Sexual selection theory argues that females invest more heavily in reproduction than males and thus tend to be choosier in terms of matechoice. Sport may provide a context within which females can gain information about male quality to inform this choice. Males may be able to display attractive traits such as athleticism, strength, and physique to females while participating in sport. We predicted that females would favor males that participated in team sports over individual sports and non-athletes because team sport athletes may be more likely to display qualities such as the ability to work well with others and role acceptance. We used a questionnaire, a photograph, and manipulated descriptions to gauge the effects of sport involvement, attractiveness, and status on 282 females' willingness to participate in various types of relationships. Team sport athletes were perceived as being more desirable as potential mates than individual sport athletes and non-athletes. It is suggested that team sport athletes may have traits associated with good parenting such as cooperation, likeability, and role acceptance, and/or these athletes may be better able to assert dominance in a team setting. Results are discussed in terms of further implications and future research.
Alleviating Choking: The Sounds of Distraction
Christopher Mesagno, Daryl Marchant & Tony Morris
Journal of Applied Sport Psychology, April 2009, Pages 131-147
"Choking" is defined as a critical deterioration in the execution of habitual processes as a result of an elevation in anxiety levels under perceived pressure, leading to substandard performance. In the current study, music was used in a "dual-task" paradigm to facilitate performance under pressure. Three "choking-susceptible" experienced female basketball players were purposively sampled from 41 screened players. Participants completed 240 basketball free throws in a single-case A1-B1-A2-B2 design (A phases = "low-pressure" and B phases = "high-pressure"), with the music intervention occurring during the B2 phase. Following completion of the phases, an interview was conducted to examine perceptions of choking and cognitions associated with the effects of the music lyrics. Participants improved performance in the B2 phase, and explained that choking resulted from an increase in public self-awareness (S-A). The music intervention decreased S-A, and enabled participants to minimize explicit monitoring of execution and reduce general distractibility.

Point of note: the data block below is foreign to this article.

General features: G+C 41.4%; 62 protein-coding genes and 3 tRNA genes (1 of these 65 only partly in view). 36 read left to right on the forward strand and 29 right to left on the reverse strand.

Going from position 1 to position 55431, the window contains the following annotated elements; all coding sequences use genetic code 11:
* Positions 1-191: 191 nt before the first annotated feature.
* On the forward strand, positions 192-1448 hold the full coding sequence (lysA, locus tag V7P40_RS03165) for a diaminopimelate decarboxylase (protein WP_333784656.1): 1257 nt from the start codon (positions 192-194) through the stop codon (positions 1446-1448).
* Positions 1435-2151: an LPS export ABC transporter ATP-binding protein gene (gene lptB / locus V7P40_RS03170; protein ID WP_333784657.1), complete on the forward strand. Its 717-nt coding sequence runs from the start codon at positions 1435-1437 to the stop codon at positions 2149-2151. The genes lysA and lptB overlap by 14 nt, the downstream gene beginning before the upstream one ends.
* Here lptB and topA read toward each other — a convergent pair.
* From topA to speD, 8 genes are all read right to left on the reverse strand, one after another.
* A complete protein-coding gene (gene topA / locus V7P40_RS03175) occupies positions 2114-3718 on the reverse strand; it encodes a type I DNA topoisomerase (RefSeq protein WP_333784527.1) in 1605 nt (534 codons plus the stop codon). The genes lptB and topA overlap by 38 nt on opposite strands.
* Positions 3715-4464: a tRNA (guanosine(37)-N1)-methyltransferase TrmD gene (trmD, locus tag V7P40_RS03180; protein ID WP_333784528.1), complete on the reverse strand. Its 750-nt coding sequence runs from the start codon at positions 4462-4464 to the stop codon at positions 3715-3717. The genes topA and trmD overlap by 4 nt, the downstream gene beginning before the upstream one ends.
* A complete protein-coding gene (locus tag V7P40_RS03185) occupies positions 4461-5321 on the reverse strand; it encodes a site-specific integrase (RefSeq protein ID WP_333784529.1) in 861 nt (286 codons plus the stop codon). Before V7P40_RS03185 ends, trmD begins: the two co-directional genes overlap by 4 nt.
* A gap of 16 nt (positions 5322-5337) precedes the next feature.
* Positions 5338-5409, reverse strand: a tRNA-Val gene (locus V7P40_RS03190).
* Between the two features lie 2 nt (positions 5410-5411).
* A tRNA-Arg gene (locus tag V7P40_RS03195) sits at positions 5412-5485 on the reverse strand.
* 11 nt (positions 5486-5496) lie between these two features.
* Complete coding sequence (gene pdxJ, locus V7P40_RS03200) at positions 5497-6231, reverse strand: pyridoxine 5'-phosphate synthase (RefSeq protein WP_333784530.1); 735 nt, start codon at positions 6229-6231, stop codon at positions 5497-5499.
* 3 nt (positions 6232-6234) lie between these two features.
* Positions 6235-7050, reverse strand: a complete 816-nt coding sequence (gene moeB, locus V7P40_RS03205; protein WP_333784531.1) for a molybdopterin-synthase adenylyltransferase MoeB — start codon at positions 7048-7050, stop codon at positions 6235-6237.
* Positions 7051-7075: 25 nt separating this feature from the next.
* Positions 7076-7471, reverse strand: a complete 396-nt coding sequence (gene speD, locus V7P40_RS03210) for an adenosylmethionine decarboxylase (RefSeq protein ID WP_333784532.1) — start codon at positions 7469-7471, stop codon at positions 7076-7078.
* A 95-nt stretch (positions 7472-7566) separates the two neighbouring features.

When Superstars Flop: Public Status and Choking Under Pressure in
International Soccer Penalty Shootouts
Journal of Applied Sport Psychology, April 2009, Pages 125-130
The purpose of this study was to examine links between public status and performance in a real-world, high-pressure sport task. It was believed that high public status could negatively affect performance through added performance pressure. Video analyses were conducted of all penalty shootouts ever held in three major soccer tournaments (n = 366 kicks) and public status was derived from prestigious international awards (e.g., "FIFA World Player of the year"). The results showed that players with high current status performed worse and seemed to engage more in certain escapist self-regulatory behaviors than players with future status. Some of these performance drops may be accounted for by misdirected self-regulation (particularly low response time), but only small multivariate effects were found.
'If the Team Doesn't Win, Nobody Wins:' A Team-Level Analysis of Pay and
Performance Relationships in Major League Baseball
Nicholas Miceli & Alan Huber
Journal of Quantitative Analysis in Sports, April 2009
This analysis of team-level major league baseball performance, for the 1985 through 2001 seasons, addresses four questions: (1) 'Is there a relationship between winning and performance?' (2) 'Is there a relationship between pay and performance?' (3) 'Is there a relationship between winning and pay?' and (4) 'Is there interaction between batting and pitching?' The findings are that: (1) the relationship between performance and winning is significant. Pitching explains 2/3 of the variance, with batting covering the other 1/3; (2) the pay and performance relationship is significant, but the practical importance of the relationships is low, because non-performance factors exert stronger influence on pay levels; (3) the pay and winning relationship is significant, but becomes non-significant when performance variables are used to predict winning; and (4) the batting and pitching interaction is significant, but weak, with limited effects. This type of analysis should help teams be managed more effectively than may presently be the case.
Monday, May 11, 2009
Thanks to AM, of Nurnberg, for taking me through the way to buy a Bavaria Ticket on the Fahrkart machine. Interesting that they have ways to purchase the ICE tickets (which are unbelievably expensive) in English. But if you press the "English" button on the machines, and then try to buy ANY of the discount cards, the machine suddenly forgets how to speak English, and suggests that perhaps the Amerikaner Schwein would like to pay full price? All of the discount tickets are multiple layers in, with ONLY German labels for the fields.